Is virtual currency the future of how docs get paid?

A number of medical professionals in the United States now take payment by Bitcoin. Yes, that Bitcoin--the controversial peer-to-peer open source digital currency network tech blogs constantly cover, with crashing and surging value.

Healthcare IT News talked to a few physicians who are interested in accepting Bitcoin from patients or already have done so.

For example, Paul Abramson, M.D., of San Francisco, founder of My Doctor Medical Group and a former software programmer and electrical engineer, said his interest in privacy got him into Bitcoin. The currency does offer some privacy protections that regular transactions don't, but not as many as Abramson originally thought. One definite privacy protection is that using Bitcoin takes transactions out of the hands of credit card companies, removing their access to protected health information (PHI).

Still, using Bitcoin is "umagical" and simple, Abramson said. "It's not actually that big of a deal."

John Gomez, M.D., medical director of RapidMed Urgent Care Center in Lewisville, Texas, told Healthcare IT News that none of his current patients use Bitcoin for payment, but they are showing interest.

"It is an abstract concept at first," Gomez said in the article, but "it's really no less foreign than the idea that swiping a credit card is a functional stand-in for exchanging dollar bills."

The dangers of using Bitcoin are plenty, too--in November of last year, a Wired article profiled CoinMD, calling it "the absolute worst place to spend your Bitcoins."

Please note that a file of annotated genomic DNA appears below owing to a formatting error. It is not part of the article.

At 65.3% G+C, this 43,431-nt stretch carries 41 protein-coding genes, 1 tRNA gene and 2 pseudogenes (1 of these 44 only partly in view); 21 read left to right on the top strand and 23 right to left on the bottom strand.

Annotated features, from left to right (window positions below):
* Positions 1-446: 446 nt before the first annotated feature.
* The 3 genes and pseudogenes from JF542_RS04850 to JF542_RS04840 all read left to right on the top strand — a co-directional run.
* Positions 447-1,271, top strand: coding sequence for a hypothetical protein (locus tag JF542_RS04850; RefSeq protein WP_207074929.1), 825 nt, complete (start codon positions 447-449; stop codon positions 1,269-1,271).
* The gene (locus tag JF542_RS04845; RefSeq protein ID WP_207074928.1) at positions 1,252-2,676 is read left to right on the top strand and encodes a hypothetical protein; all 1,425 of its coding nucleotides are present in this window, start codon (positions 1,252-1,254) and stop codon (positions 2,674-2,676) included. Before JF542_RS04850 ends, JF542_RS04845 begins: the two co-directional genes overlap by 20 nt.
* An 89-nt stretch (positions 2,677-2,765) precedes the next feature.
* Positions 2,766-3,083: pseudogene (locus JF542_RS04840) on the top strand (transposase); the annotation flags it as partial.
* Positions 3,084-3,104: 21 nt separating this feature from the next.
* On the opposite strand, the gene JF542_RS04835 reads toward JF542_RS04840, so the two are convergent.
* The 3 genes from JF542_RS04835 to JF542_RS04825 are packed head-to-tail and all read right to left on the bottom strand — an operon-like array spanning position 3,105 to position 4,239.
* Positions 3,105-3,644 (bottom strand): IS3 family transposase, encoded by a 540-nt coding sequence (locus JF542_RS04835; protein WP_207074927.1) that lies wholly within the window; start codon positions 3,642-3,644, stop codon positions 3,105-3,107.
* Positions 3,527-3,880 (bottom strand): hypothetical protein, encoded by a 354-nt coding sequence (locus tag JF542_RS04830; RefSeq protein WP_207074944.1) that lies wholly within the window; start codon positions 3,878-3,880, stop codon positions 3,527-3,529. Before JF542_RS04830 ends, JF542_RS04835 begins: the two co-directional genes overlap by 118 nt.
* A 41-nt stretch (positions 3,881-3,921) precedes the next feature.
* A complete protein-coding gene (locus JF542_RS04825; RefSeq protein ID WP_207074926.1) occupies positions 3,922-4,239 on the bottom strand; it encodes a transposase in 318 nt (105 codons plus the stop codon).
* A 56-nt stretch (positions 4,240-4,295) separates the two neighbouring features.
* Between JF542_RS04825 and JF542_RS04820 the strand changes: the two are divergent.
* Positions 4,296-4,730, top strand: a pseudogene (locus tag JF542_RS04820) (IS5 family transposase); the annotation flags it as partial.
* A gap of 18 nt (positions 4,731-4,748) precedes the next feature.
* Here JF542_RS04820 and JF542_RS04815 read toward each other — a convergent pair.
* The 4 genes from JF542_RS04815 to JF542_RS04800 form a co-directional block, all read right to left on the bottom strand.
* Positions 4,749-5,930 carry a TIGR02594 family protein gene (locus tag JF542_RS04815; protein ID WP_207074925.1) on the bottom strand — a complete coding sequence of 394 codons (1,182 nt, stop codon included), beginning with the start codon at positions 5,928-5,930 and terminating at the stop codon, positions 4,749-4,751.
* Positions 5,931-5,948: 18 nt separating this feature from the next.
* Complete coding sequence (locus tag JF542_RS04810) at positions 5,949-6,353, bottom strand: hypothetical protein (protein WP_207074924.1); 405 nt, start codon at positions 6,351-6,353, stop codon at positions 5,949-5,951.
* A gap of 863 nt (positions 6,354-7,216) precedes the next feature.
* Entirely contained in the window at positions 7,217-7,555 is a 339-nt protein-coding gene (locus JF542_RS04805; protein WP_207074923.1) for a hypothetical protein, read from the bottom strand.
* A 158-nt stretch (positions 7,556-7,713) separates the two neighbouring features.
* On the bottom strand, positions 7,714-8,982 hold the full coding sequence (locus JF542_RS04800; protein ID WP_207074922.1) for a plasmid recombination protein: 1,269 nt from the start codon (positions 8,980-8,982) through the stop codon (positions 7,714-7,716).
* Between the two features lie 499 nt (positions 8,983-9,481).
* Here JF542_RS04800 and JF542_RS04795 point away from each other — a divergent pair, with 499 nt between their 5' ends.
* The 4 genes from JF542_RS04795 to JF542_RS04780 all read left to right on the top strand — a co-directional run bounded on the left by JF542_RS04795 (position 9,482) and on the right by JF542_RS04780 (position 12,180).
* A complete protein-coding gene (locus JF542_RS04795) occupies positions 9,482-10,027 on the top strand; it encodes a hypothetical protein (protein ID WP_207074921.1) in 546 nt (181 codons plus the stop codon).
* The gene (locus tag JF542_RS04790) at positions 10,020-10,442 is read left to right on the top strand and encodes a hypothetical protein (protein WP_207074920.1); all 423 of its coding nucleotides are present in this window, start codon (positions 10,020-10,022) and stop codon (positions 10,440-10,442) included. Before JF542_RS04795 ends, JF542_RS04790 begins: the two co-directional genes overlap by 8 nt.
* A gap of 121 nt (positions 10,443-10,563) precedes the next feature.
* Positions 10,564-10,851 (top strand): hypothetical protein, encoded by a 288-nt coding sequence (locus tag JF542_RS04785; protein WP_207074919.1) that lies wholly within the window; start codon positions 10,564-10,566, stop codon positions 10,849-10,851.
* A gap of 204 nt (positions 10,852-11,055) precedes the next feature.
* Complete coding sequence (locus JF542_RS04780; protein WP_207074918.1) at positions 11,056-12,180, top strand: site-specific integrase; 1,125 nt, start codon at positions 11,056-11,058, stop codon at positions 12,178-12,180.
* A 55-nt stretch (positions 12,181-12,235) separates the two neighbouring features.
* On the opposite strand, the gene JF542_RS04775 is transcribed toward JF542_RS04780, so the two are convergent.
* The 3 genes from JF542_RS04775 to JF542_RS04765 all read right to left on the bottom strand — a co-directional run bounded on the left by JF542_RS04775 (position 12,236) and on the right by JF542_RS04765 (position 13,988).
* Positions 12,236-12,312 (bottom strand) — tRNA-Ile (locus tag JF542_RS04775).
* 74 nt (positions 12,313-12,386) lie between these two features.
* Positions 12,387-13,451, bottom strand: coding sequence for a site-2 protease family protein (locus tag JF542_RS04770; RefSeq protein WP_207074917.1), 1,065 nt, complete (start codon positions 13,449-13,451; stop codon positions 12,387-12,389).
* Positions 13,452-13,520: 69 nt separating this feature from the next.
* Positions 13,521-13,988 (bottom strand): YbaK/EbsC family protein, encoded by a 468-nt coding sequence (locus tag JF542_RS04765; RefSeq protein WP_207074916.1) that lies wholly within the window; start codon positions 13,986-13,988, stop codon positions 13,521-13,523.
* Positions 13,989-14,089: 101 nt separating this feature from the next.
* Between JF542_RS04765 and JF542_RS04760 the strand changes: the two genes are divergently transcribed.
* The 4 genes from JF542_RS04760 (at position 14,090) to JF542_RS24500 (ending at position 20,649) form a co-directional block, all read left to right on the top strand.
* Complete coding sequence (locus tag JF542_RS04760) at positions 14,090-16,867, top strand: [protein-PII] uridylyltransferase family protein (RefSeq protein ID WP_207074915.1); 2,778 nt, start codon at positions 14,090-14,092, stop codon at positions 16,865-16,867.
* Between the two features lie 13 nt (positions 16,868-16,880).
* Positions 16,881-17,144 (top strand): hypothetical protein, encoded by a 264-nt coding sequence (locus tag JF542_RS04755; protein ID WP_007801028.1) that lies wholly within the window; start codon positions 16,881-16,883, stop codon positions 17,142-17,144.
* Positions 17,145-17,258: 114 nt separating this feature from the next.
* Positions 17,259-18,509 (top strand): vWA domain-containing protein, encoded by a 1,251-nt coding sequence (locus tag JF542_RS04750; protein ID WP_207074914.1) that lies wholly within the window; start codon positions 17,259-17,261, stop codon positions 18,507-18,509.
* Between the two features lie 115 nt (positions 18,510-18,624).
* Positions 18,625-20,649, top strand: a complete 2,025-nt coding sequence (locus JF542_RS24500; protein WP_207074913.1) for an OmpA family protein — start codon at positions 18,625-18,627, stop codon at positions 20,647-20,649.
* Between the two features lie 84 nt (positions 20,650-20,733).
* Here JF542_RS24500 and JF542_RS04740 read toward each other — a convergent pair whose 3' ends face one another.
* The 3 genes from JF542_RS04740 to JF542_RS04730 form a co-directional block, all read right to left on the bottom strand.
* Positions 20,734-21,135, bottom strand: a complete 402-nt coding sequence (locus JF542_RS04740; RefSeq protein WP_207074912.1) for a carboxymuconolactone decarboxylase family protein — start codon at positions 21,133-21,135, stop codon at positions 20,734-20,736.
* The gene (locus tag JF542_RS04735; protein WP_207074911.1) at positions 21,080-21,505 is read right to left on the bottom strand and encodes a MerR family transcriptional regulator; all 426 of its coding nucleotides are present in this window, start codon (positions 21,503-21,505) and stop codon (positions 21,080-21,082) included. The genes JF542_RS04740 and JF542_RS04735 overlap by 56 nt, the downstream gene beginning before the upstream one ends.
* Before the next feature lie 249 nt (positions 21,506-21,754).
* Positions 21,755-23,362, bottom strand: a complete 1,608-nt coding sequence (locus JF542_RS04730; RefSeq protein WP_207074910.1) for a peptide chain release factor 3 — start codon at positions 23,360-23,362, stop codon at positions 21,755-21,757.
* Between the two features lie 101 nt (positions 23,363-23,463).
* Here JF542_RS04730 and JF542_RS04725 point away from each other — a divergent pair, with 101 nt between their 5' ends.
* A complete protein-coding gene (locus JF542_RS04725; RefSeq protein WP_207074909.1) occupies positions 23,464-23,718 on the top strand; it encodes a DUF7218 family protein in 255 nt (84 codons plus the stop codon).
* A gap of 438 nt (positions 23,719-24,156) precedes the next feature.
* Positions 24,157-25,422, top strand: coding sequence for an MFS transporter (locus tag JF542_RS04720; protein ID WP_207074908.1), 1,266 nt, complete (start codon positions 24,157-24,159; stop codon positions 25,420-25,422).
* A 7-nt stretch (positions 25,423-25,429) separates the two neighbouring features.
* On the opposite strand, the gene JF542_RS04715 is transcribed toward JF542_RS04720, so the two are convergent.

Such a service could gain from medical students in need of some extra money. However, there's a catch. "I would never recommend this site to a patient because it's not done right," Iltifat Husain, M.D., the founder and editor-in-chief of iMedicalApps, said about CoinMD to Wired.

Virtual currency websites like CoinMD could give Americans better access to basic medical care--as researchers recently found the economy and reduced personal incomes could be the reason many Americans are more reluctant to get routine treatment.

"The global economic crisis weakened national economies and household finances globally," Annamaria Lusardi, Ph.D., from George Washington University, said in a research announcement. "These economic conditions can have effects in many areas, including health." Being able to check symptoms on a Bitcoin site might be attractive to someone without the time or money to visit the doctor.

Physician payment has been the source of dispute for years. Physicians are at risk to lose payment for care they provide to patients insured under new health exchanges during the latter two months of a three-month nonpayment grace period allowed by the Centers for Medicare & Medicaid Services.

In response, physician groups have deplored CMS to provide them with real-time data about patients' payment/delinquency status as part of the eligibility-check process, American Medical News reported.

To learn more:
- read the full Healthcare IT News article
- read the Wired article

Suggested Articles

The Texas Health and Human Services Commission was hit with a $1.6 million fine for violating HIPAA privacy and security rules.

Ryan Schmid, the co-founder of Vera Whole Health, says the key to create a health revolution lies in advanced primary care.

American Well plans to acquire Aligned Telehealth in a move that strengthens its virtual care capabilities in behavioral health and telepsychiatry.